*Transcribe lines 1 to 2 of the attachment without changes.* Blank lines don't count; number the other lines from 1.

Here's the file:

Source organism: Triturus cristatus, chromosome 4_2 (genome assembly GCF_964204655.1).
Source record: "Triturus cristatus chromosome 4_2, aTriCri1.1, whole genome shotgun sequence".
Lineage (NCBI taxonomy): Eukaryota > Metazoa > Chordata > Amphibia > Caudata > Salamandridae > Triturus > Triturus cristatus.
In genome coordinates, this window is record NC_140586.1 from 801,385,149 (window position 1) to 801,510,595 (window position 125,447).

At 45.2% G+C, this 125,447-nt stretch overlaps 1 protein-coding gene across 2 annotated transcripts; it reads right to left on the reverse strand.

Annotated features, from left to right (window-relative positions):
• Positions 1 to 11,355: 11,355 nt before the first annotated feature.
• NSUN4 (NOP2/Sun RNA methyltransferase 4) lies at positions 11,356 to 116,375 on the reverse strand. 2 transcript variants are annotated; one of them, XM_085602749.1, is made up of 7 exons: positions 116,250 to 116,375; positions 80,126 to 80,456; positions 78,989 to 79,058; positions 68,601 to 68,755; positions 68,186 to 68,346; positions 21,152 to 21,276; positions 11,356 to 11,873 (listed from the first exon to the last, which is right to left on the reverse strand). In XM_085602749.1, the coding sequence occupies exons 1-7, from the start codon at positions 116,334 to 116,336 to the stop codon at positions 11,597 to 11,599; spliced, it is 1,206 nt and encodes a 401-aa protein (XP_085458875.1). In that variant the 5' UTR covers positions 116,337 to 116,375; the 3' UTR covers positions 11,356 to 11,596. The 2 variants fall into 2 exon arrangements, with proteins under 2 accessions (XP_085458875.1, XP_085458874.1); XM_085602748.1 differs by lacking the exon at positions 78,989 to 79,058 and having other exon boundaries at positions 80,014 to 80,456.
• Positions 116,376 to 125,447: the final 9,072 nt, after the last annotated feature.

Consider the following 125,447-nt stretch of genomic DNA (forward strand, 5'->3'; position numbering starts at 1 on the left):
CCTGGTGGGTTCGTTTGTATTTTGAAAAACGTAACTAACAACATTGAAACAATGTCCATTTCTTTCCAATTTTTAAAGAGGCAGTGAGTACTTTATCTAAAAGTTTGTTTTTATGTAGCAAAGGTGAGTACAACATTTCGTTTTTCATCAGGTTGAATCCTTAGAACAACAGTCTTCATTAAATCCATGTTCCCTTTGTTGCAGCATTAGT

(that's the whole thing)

Source organism: Triturus cristatus, chromosome 4_2 (genome assembly GCF_964204655.1).
Source record: "Triturus cristatus chromosome 4_2, aTriCri1.1, whole genome shotgun sequence".